TASD awarded $13,000 in grant money from tobacco settlement

Tyrone Area School District Chief of Police Mark Frailey announced the school has been awarded $13,000 in grant money from a tobacco settlement.
“The tobacco companies settled with different states,” said Officer Frailey. “Several states settled a lawsuit with the tobacco companies, and this part of the money we’re getting from that.”
The money is currently being spent through the SADD club, with Officer Frailey and Don Wagner as the advisors. Frailey recently met with the Tyrone school administration to discuss his ideas of how to divide the grant money.
The first way the money is being used is for a cessation group specifically for students caught smoking or using tobacco on school property. The Altoona Hospital will run the cessation program.
“Right now it’s set up where students get a fine because it’s against the school’s crimes code, they get school discipline, and they get suspended,” said Officer Frailey of what happens when students get caught smoking or using tobacco on school property. “But what we’re going to do is if the students who are caught will participate in the cessation program, we’ll do school discipline, but no fine at the magistrate’s office.”
Also, part of the grant money is scheduled to be donated to the Tyrone YMCA.
“A lot of kids can’t afford to do activities, and we’re trying to help the YMCA out,” said Officer Frailey. “The YMCA is going through their difficult time, and we’re trying to get an anti-tobacco message out. So what we’re doing is we will pay seventy-five percent of the total cost of an activity, and the kid will sign a pledge card saying they won’t use tobacco.”
Part of the YMCA partnership with the school is that whatever activity the student may have signed up for at the YMCA, a member of the SADD club will come from the high school and talk to all of the students involved in that particular activity so that everyone benefits from the program. For example, if a student is signed up for dance, then a SADD club student would talk to the whole dance class about the dangers of using tobacco and alcohol.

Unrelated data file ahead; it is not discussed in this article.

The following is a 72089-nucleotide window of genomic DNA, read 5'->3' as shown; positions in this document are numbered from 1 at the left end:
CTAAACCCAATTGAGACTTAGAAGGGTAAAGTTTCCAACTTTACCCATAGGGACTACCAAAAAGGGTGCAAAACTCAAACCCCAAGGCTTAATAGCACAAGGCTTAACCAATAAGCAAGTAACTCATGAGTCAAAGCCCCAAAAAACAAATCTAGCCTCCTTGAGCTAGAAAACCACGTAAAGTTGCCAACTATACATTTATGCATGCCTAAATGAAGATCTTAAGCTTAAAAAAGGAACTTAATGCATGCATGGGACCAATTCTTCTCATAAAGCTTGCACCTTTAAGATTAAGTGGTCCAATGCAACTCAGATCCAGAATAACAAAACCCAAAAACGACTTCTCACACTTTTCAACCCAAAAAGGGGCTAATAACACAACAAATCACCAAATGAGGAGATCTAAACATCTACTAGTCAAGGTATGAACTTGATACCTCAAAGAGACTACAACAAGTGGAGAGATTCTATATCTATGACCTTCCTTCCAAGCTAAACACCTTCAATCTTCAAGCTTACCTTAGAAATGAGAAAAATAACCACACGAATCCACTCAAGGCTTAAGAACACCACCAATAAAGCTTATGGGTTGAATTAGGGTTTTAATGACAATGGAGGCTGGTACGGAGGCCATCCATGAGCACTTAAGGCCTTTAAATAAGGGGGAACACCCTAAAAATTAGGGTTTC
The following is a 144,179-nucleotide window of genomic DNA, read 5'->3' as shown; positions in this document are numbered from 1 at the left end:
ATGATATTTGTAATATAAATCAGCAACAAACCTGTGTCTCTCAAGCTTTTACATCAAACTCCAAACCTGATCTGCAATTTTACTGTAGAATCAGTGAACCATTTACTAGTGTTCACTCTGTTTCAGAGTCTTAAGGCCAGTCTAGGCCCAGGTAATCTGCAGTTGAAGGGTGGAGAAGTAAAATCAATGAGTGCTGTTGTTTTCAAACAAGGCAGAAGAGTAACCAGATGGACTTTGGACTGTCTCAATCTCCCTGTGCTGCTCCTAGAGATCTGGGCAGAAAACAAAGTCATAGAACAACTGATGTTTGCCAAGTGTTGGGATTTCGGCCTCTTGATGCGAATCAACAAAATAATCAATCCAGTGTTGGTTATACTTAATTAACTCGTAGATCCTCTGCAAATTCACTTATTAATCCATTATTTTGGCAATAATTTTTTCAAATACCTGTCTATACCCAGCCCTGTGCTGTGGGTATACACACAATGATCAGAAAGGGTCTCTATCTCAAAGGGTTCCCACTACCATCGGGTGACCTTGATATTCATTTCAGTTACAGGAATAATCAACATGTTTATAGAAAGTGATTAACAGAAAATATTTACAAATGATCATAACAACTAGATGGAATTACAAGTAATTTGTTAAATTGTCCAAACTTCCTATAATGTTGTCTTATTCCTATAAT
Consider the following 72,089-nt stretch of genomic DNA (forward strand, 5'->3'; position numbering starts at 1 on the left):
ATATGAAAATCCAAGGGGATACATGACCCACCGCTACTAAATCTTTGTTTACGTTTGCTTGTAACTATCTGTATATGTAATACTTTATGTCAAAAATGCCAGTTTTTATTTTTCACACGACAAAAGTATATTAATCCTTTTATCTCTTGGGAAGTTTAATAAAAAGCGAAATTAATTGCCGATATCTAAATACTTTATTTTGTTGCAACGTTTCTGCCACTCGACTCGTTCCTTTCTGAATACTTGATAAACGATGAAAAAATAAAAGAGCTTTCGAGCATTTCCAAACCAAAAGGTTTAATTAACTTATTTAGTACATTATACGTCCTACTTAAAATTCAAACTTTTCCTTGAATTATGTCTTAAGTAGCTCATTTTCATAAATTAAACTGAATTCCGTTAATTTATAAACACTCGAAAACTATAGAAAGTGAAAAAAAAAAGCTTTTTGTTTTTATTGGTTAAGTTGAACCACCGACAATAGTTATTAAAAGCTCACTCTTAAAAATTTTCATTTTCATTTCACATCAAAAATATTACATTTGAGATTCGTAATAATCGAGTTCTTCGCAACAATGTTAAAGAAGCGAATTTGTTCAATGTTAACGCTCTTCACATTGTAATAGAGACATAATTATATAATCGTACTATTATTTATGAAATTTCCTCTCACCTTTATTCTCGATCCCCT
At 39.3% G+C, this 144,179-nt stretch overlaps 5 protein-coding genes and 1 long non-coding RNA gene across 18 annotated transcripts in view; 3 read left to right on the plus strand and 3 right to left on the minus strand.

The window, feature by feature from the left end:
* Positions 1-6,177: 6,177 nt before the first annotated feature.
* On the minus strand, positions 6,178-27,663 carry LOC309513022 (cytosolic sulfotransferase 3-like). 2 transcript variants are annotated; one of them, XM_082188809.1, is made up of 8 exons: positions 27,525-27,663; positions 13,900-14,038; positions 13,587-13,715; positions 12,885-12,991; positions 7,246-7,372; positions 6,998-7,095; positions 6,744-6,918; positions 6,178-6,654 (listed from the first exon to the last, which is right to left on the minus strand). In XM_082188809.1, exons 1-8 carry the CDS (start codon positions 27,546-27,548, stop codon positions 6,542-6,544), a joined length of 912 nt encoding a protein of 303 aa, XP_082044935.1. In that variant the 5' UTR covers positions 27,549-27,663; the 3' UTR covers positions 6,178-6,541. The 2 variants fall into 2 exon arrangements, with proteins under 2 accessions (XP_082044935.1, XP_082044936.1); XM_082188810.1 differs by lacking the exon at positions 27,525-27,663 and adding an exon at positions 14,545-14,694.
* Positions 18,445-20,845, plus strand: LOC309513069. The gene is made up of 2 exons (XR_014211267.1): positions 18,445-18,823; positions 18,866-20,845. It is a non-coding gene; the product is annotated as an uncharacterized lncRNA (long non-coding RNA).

Numerous SADD club activities will also be funded with the grant money. Officer Frailey believes that if the students stay active, they are less likely to abuse alcohol, tobacco or drugs. The plans are what the SADD members call “defeat ATOD activities.” ATOD is the spokesperson for the club, and his name stands for “alcohol, tobacco and other drugs.” The students are to avoid ATOD at all times. The motto of the club is, “If you see him, throw him out.”
A Valentine’s Day SADD dance was held recently in the cafeteria in which 265 students attended. At the dance short anti-tobacco messages were read by the DJ.
For example, on announcement read, “Talk about a killer. Tobacco kills more people than AIDS, murder, drugs, suicide, alcohol and car crashes combined. Tobacco is a killer. Don’t let big tobacco companies tell you that tobacco is attractive. Tobacco is a killer.”
Also, students needed to fill out a survey about tobacco to gain entrance into the dance. The information from the surveys will be used to see if the students’ attitudes towards tobacco change over time.
A Seven Springs snow tubing field trip was scheduled for February 15, and 56 students attended. All the students again needed to do was fill out the brief survey sometime during the day. Students can also attend a Penn State basketball game on March 8, and fan busses to two district playoff basketball games are scheduled.
The money will help to pay for school-wide assemblies as well. Mothers Against Drunk Driving is scheduled to come to the school on Tuesday, April 22 to present a video assembly on the dangers of using fake I.D.s. On May 13, a mock accident is scheduled to be staged out in the parking lot. An ambulance crew will work on “victims” of a drunk-driving accident, and students can witness some of what goes on in a terrible situation. Teen Lead will also do some presentations in school.
“Mrs. Erb, Dr. Vendetti, Mr. Butler, Dr. Miller and Mrs. Dutrow, they’re all really supportive of this, or we wouldn’t be doing it,” said Frailey.
Grant money is scheduled to be spent on two signs made by Lloyd Signs to be displayed in the gymnasium or cafeteria to heighten community awareness. Officer Frailey would also like billboards with an anti-tobacco message placed around the entrance to the school or somewhere in the community. Also, a banner could be made to put in the school’s gym.
“The whole thing is that tobacco is a gateway drug, so that’s how we’ve presented it. The whole idea is to bring awareness,” Frailey said of the use of the grant money.
He believes that cigarettes are a gateway drug to more harmful ones later in life.
“We have such a bad drug problem here, and you can’t show me a heroin user who doesn’t smoke cigarettes or hasn’t smoked cigarettes,” he added.
Since Officer Frailey took over as SADD club advisor, the membership has increased from 10-15 students to 60. SADD club members do many activities over the school year to encourage kids to stay away from drugs and alcohol. This grant money will aide in the club’s efforts.
“Even if we can keep one kid from doing it,” said Officer Frailey of the club’s intentions to help the students of TASD.